We, in England, would like very much to work toward an Anglo-German approachment. It is impossible not to see the brutality of the German character. There is the brutality, you cannot deny it. When you think of the other day, when the Deutchsland was bombed by a Spanish aeroplane and Germany's reply was to open fire on the two battleships, upon an undefended port, and put to death four or five hundred women and children, with eyes out and entrails out, it is a terrible example, but brutality is not the only characteristic of the German people. Sometimes we forget that European liberalism had its birth in Germany, not very many years ago because the history of the German Empire is brief. Not so many years ago this land, that produced Beethoven and Wagner and Mendelssohn and Goethe and Schiller, looked as if it were to launch a liberalism that would create a new Europe. Bismarck, himself, said, "I do not fear any bullet but I fear the music of Richard Wagner." I can't believe that that Germany is entirely dead. It seems to me, therefore, that we can look upon Germany--I hope so, I cannot speak with confidence and you must realize it would be presumptuous of me to speak with confidence on such a subject--and I believe in spite of all the evidence that Germany may steady this situation.
Gentlemen, the other quality, the other power which may steady the situation is Great Britain. I have not come for any purpose of Imperial propaganda. That would be unworthy of a man coming back to his native place. The British nation has made mistakes. It must take its responsibility for those mistakes, but for the last twelve or fourteen year's, since Bonar Law came to power, Great Britain has exerted nothing upon the world that has not been fine, unselfish and idealistic. (Applause.) It is so easy to picture Great Britain as a millionaire, possessed of more than her share of the world's wealth, ready to intrigue, ready to act like a Pharisee, ready to be a hypocrite to save that ill-gotten wealth. Nothing is more false than that picture of the British people.
I was very much struck with something that Reverend Fallis said here the other day: "The British people are a people acutely conscious of their destiny under God." There is almost no sacrifice that Britain will not make for the appeasement of Europe and Great Britain has endured such slights, such calumny, such sneers, as has been very hard for a proud nation to take and all the time it has exerted this restraining, this magnificent patience. Britain realizes, more than any other nation that what happens to one nation happens to all mankind. Britain has a great sense of the centuries, a great sense of the past, a great sense of the future and my hope is that Britain may act as the restraining force upon this situation.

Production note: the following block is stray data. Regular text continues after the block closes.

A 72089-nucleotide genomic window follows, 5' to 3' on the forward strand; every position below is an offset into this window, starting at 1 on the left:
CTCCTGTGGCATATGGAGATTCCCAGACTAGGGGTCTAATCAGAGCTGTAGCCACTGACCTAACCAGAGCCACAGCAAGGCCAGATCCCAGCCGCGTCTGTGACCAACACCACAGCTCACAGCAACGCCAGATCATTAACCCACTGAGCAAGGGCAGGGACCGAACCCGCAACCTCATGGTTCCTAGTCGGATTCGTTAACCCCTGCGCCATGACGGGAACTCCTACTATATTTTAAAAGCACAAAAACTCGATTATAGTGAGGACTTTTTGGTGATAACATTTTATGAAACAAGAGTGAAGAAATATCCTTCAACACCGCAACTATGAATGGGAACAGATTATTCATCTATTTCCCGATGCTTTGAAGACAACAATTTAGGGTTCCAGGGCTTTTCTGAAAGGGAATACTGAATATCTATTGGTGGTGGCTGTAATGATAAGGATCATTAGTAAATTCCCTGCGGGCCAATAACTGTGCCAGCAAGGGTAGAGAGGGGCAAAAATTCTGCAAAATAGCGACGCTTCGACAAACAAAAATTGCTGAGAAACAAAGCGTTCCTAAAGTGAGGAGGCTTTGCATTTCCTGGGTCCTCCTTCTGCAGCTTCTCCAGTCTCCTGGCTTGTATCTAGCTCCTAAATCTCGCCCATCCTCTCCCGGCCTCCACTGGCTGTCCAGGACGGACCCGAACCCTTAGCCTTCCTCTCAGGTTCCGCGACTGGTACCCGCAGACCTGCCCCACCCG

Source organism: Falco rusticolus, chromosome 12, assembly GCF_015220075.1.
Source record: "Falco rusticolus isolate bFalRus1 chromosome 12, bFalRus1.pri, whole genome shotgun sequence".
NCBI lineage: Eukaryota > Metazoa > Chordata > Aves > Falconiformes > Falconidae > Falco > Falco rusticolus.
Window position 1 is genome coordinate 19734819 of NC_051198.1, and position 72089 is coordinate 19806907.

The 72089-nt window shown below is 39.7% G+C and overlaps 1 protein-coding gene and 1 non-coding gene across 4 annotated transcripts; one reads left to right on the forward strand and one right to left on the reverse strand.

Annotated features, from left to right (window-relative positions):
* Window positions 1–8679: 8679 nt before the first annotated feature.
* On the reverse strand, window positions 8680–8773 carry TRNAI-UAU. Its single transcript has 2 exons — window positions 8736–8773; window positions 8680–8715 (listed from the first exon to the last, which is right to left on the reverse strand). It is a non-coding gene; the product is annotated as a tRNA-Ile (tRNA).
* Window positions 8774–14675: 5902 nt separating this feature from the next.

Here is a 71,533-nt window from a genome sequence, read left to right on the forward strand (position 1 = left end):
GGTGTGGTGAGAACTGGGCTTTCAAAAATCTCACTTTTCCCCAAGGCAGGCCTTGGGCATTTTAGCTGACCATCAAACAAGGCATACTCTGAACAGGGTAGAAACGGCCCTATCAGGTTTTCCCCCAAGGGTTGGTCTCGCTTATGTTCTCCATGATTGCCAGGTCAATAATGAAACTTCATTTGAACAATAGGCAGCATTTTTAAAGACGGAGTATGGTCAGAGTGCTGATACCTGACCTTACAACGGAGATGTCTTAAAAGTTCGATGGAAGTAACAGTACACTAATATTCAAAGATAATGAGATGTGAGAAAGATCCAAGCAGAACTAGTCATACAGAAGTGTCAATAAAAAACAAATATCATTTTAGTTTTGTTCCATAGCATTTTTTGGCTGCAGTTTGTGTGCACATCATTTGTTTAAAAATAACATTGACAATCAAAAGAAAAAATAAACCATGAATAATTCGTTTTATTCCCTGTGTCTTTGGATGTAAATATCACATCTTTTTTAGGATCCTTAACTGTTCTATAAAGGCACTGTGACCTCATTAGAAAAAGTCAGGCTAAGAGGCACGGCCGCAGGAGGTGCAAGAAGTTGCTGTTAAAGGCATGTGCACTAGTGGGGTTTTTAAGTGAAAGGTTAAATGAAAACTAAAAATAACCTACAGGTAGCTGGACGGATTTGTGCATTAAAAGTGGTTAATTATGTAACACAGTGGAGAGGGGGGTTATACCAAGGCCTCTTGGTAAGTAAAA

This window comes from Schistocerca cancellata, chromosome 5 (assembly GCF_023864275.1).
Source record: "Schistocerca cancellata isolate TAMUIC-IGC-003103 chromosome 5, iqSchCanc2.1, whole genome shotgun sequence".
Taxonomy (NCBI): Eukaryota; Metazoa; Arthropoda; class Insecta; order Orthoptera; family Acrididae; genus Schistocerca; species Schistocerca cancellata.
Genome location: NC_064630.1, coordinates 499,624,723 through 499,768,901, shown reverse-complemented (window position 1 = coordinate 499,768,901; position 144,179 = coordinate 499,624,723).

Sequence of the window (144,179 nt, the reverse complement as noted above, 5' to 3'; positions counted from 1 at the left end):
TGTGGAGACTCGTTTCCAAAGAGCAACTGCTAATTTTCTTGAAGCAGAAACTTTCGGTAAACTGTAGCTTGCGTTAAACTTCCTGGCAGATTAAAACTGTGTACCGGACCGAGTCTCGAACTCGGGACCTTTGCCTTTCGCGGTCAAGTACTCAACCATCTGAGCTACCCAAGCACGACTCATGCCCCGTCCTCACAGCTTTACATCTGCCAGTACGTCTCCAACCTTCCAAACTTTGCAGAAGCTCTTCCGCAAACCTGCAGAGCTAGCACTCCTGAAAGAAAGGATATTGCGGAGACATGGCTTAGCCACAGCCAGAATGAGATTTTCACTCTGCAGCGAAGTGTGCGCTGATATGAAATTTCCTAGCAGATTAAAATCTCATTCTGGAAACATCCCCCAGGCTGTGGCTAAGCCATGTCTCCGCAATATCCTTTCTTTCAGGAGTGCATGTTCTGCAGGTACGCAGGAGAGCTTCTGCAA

Gentlemen, that brings me to the subject, that part of my address to you, that the expression of all this is the British House of Commons or, perhaps, in fairness to Lord Queensborough, recently one of my fellow-guests with His Honour, we must let the House of Lords in somewhere and we call it the British Parliament.
Gentlemen, I think you will understand when I say it was not without some emotion that I stepped for the first time as a Member upon the floor of the House of Commons. I need not apologize before you because I think all of you would have experienced a similar feeling. I had a ticket for many years in the press gallery and attended many debates, but it is one thing to look down upon it and another to be a part of it, however insignificent, and I think I felt a little bit like a rookie from a minor baseball team must feel when he takes his seat with the New York Giants. He may be sold to the minor league some day, but he is there for the moment. It is a very small place, you know. In the House of Commons in England we sit very close to each other. We are not as fastidious as you are in Ottawa where you have a separate desk. We believe we think faster if we sit close to each other. At any rate we are mote likely to think together.
Standing there on this little sacred plot of ground which is called the House of Commons, and seeing Lloyd George, Chamberlain and Stanley Baldwin, and the rest-well, there you are. There is the confession of the Toronto boy to you. I felt, "I am in the Big League, boys!"